slide20

Transfer Goals

  • Adapt your knowledge, skill, and understanding to specific and realistic situations and contexts
  • AIM: efficient, effective solutions for real-world (or realistic) challenges, audiences, purposes, settings

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Transfer Goals

  • Analyze real-world data to develop a price point for a bake sale
  • Use your understanding of Newton’s Laws to debug a failed design for a roller coaster
  • Given all your reading on ‘friendship’ and your experience, write a manual on how to be a best friend
  • Navigate your way in Spanish in a simulation of a busy train station
  • Develop an art installation for a specific institutional client
slide22

AMT in Driving

  • T: navigate varied real-world driving conditions, using all your skills, ideas, facts
  • M: Correctly and efficiently interpret the meaning of impending or current conditions, especially mindful of ‘drive defensively’
  • A: Acquire skills of steering, turning, braking, etc.; know the laws
slide23

AMT in math

  • T: solve a non-routine and unfamiliar problem in context in which there may or may not be a linear relationship
  • M: Correctly interpret the meaning of data patterns or line of ‘best fit’ of data points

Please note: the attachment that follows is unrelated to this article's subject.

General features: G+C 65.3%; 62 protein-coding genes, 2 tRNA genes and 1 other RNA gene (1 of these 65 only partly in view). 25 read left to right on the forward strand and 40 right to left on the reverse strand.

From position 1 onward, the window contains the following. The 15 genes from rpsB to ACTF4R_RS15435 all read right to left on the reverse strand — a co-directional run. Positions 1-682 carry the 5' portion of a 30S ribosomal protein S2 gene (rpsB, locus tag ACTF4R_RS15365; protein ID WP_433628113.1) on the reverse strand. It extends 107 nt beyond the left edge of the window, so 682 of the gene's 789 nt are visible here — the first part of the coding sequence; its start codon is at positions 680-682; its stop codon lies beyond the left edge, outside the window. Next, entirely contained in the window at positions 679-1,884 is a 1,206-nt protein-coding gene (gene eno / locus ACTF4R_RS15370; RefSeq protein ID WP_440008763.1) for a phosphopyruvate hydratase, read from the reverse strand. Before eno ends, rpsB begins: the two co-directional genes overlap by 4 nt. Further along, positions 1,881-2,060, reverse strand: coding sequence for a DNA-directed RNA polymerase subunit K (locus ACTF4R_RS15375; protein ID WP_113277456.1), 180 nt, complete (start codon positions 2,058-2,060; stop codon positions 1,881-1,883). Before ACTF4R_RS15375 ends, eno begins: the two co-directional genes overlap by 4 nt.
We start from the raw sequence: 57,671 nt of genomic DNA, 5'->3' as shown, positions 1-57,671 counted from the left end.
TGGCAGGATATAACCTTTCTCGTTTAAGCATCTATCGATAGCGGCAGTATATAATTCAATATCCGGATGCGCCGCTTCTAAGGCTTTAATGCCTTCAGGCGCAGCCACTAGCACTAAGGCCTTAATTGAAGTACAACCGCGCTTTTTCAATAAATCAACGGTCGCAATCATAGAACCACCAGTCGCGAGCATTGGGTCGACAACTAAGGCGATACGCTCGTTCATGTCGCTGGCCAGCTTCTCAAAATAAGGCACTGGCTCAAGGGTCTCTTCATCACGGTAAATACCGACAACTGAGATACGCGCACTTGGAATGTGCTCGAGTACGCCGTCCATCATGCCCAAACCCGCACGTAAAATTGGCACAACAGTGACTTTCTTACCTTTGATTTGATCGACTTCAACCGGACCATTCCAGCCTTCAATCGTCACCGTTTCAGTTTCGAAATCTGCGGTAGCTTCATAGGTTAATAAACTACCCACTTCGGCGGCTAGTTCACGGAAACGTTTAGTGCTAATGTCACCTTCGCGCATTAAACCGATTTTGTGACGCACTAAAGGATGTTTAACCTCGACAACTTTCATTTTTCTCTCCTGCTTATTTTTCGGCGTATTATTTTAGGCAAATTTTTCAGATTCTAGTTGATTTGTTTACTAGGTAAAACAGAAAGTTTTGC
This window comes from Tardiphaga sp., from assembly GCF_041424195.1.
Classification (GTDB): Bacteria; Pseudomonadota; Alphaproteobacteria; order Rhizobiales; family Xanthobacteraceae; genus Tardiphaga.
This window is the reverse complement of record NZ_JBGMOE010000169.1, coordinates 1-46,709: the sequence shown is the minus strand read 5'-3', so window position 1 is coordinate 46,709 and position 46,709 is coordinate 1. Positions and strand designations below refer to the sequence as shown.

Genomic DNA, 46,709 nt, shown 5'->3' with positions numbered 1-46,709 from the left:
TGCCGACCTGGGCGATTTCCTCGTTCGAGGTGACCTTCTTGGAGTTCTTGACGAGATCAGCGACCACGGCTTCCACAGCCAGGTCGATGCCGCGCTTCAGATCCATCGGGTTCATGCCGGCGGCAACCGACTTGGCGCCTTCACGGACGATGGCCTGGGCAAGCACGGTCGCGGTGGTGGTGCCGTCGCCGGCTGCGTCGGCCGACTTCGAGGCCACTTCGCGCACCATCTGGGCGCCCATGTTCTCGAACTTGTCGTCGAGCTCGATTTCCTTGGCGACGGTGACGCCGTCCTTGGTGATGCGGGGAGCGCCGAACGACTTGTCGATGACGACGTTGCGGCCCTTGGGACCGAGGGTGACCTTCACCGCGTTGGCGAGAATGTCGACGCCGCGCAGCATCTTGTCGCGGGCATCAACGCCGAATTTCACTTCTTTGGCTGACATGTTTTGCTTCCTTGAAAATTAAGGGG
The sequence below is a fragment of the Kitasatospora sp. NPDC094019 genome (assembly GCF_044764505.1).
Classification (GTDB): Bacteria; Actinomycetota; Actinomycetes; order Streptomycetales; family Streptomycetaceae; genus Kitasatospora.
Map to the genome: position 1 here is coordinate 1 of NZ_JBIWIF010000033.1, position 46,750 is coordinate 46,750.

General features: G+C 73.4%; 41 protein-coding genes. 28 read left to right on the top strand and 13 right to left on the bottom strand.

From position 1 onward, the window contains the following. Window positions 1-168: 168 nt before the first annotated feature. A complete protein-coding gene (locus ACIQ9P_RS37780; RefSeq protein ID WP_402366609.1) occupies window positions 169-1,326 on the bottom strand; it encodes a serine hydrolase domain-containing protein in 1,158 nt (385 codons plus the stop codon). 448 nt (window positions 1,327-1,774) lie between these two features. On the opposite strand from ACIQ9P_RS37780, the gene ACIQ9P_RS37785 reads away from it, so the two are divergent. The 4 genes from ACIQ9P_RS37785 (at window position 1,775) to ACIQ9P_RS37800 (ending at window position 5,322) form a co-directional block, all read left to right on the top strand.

• A: Acquire skills of plotting point pairs, accurately drawing the graph of a line from a linear equation, etc.

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slide24

What are the perfect answers:

  • 1. What are you learning?
  • 2. What are you being asked to do?
  • 3. How is this like something you have already learned?
  • 4. What will you do with this?
  • 5. What will it help you do that really matters?
  • 6. Why is it important to know this?

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slide25

All effective units balance these three goals

  • Acquisition of knowledge and skills
  • Ability to consider, connect, infer – make meaning of challenging situations, puzzling facts, confusing texts, problems, etc.
  • Transfer of prior learning to new situations – activating the right knowledge and skill via understanding

Authentic Education 2009

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slide26

That’s how long-term goals are lost

  • Content is the means; toward what end?
  • Consider:
    • Practicing medicine vs. learning the facts of medicine
    • Playing jazz vs. the ability to read music
    • Speaking French effectively vs. learning grammar and vocabulary
    • Solving problems on your own vs. learning algebra

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slide27

Backward Design from Accomplishments Sought (Un-coverage of content)

  • I want students to leave my course having
  • understood that …
    • The Constitution was a solution, based upon compromiseto real and pressing problems and disagreements in governance. It was not just a ‘nice idea’ out of thin air.
    • It was a brilliant balance and limit of powers, but grounded in a long and sometimes bitter history, with many fights that arewith us and will always be with us.

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AND